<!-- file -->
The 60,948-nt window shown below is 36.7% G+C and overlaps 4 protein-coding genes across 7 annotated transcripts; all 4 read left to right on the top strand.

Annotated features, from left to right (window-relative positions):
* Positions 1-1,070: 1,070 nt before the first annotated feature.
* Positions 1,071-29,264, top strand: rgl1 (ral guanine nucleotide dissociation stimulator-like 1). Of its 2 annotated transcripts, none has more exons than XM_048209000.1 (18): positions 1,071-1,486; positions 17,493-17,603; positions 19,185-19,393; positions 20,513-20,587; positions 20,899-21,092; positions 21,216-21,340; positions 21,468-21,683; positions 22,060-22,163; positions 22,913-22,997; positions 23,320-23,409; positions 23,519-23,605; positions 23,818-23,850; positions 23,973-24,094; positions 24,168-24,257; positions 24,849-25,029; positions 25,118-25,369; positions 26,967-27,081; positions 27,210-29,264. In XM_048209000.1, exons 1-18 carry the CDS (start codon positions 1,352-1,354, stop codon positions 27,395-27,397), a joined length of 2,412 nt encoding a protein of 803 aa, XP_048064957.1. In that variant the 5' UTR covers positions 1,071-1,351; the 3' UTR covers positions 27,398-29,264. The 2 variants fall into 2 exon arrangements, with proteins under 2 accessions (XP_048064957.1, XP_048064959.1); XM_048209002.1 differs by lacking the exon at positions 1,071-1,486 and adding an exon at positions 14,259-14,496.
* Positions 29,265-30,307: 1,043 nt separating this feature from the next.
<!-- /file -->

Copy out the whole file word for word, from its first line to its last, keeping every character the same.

The 60,948-nt window shown below is 36.7% G+C and overlaps 4 protein-coding genes across 7 annotated transcripts; all 4 read left to right on the top strand.

Annotated features, from left to right (window-relative positions):
* Positions 1-1,070: 1,070 nt before the first annotated feature.
* Positions 1,071-29,264, top strand: rgl1 (ral guanine nucleotide dissociation stimulator-like 1). Of its 2 annotated transcripts, none has more exons than XM_048209000.1 (18): positions 1,071-1,486; positions 17,493-17,603; positions 19,185-19,393; positions 20,513-20,587; positions 20,899-21,092; positions 21,216-21,340; positions 21,468-21,683; positions 22,060-22,163; positions 22,913-22,997; positions 23,320-23,409; positions 23,519-23,605; positions 23,818-23,850; positions 23,973-24,094; positions 24,168-24,257; positions 24,849-25,029; positions 25,118-25,369; positions 26,967-27,081; positions 27,210-29,264. In XM_048209000.1, exons 1-18 carry the CDS (start codon positions 1,352-1,354, stop codon positions 27,395-27,397), a joined length of 2,412 nt encoding a protein of 803 aa, XP_048064957.1. In that variant the 5' UTR covers positions 1,071-1,351; the 3' UTR covers positions 27,398-29,264. The 2 variants fall into 2 exon arrangements, with proteins under 2 accessions (XP_048064957.1, XP_048064959.1); XM_048209002.1 differs by lacking the exon at positions 1,071-1,486 and adding an exon at positions 14,259-14,496.
* Positions 29,265-30,307: 1,043 nt separating this feature from the next.